Sunday, March 11, 2012

A video showing video on the Samsung photoframe

Using the Python programs from this site I demonstrate with a video recorded by digital camera from a Samsung SPF-87H Digital Photo Frame. The quality of the video shown here on the blog is awful in color and resolution, while on the photoframe itself both are excellent. But at least this clip shows that the video plays smoothly through all scenes.
video


The setup used a virtual frame buffer, so this setting can also be used for in a headless client. In a terminal give these commands :

Xvfb :99 -screen 0 800x480x16 &
DISPLAY=:99 ./videoframe &
DISPLAY=:99 mplayer -fs /path/to/bbbunny_720p_h264.mov
This creates a virtual frame buffer xserver as #99 with a screen resolution the same as the photoframe (800x480, change to match your frame if needed, here and also in the script ), and in it starts the Python videoframe script (see below), and uses mplayer to play a movie in full screen mode. This was then recorded with a digital camera from the photoframe, and uploaded to this post.

The videoframe script records some frame and transfer rates. Here is an excerpt from the final scenes (each line is an average over 50 frames, i.e. 2-3 seconds):
Frames per second: 18.68, Megabytes per second: 0.84
Frames per second: 17.93, Megabytes per second: 0.88
Frames per second: 17.80, Megabytes per second: 0.87
Frames per second: 17.78, Megabytes per second: 0.87
Frames per second: 17.97, Megabytes per second: 0.88
Frames per second: 18.02, Megabytes per second: 0.89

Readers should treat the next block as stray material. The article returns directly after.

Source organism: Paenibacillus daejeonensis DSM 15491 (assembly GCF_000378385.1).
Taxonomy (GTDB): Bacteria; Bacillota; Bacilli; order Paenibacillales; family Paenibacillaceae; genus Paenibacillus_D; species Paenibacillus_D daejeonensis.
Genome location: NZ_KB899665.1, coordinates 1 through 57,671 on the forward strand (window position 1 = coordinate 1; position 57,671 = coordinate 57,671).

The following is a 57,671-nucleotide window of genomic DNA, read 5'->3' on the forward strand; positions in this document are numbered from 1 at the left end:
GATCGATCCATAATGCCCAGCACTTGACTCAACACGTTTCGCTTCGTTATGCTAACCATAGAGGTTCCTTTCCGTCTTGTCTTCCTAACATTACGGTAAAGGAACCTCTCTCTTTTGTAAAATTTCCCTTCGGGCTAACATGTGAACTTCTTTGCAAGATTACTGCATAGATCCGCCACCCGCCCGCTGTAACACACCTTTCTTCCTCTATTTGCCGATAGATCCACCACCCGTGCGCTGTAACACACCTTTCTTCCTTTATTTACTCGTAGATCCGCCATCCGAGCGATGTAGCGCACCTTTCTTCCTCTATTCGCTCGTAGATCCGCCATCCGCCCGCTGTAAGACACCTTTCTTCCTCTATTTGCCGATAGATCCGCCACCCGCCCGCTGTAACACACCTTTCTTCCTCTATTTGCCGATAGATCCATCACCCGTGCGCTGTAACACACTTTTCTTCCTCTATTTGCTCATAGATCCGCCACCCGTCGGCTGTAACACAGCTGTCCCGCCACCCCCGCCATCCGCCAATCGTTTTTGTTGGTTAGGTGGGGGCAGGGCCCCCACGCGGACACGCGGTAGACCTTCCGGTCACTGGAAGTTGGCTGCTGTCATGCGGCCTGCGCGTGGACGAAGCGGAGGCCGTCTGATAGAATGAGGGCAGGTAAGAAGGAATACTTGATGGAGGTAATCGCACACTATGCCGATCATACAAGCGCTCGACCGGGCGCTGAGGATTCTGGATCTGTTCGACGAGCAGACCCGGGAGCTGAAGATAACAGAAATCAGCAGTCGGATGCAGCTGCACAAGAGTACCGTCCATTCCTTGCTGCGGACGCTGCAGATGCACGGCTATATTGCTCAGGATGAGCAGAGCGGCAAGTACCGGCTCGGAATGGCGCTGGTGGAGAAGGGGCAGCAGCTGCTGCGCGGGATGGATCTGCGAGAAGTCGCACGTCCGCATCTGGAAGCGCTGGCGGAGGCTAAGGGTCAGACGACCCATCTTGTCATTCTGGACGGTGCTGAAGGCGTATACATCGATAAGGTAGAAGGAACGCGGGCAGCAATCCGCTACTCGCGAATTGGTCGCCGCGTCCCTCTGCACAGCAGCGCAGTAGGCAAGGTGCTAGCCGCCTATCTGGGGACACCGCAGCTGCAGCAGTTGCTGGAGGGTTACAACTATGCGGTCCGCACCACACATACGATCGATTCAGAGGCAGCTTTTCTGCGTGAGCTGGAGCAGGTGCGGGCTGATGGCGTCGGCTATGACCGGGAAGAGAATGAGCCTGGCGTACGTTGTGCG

Frames per second: 17.89, Megabytes per second: 0.88
Frames per second: 17.96, Megabytes per second: 0.88
Frames per second: 15.99, Megabytes per second: 0.96
Frames per second: 17.12, Megabytes per second: 0.89
Frames per second: 16.23, Megabytes per second: 0.96
Frames per second: 16.66, Megabytes per second: 0.94
Frames per second: 17.87, Megabytes per second: 0.88
Frames per second: 17.79, Megabytes per second: 0.90
Frames per second: 16.01, Megabytes per second: 0.98
Frames per second: 19.45, Megabytes per second: 0.80
Frames per second: 22.04, Megabytes per second: 0.69
Frames per second: 22.18, Megabytes per second: 0.68
Frames per second: 21.53, Megabytes per second: 0.71
Frames per second: 18.49, Megabytes per second: 0.88
Frames per second: 18.18, Megabytes per second: 0.88
Frames per second: 17.78, Megabytes per second: 0.90
Frames per second: 18.45, Megabytes per second: 0.83
Frames per second: 19.07, Megabytes per second: 0.83
Frames per second: 17.95, Megabytes per second: 0.88
Frames per second: 18.36, Megabytes per second: 0.85
Frames per second: 20.55, Megabytes per second: 0.74
Frames per second: 21.25, Megabytes per second: 0.70
Frames per second: 20.64, Megabytes per second: 0.74
Depending on the complexity of the picture to be jpg coded, the observed variation in fps ranges from 11 ... 27fps. In this setup the cpu is a 6 year old Intel Core2 T7200 2.0GHz, running at ~50% load (its cpu-mark is 1150; for reference: today's Intel Core i5-2500 has a cpu-mark of 6750). As noticed earlier, the bottleneck appears to be the frame itself. The speed of movements within the movie scenes does NOT play a role for the transfer rate, as always a single screenshot is taken and processed. However, fine structures (grass, hair, fur,...) which make for big jpg files slow the frame rate down.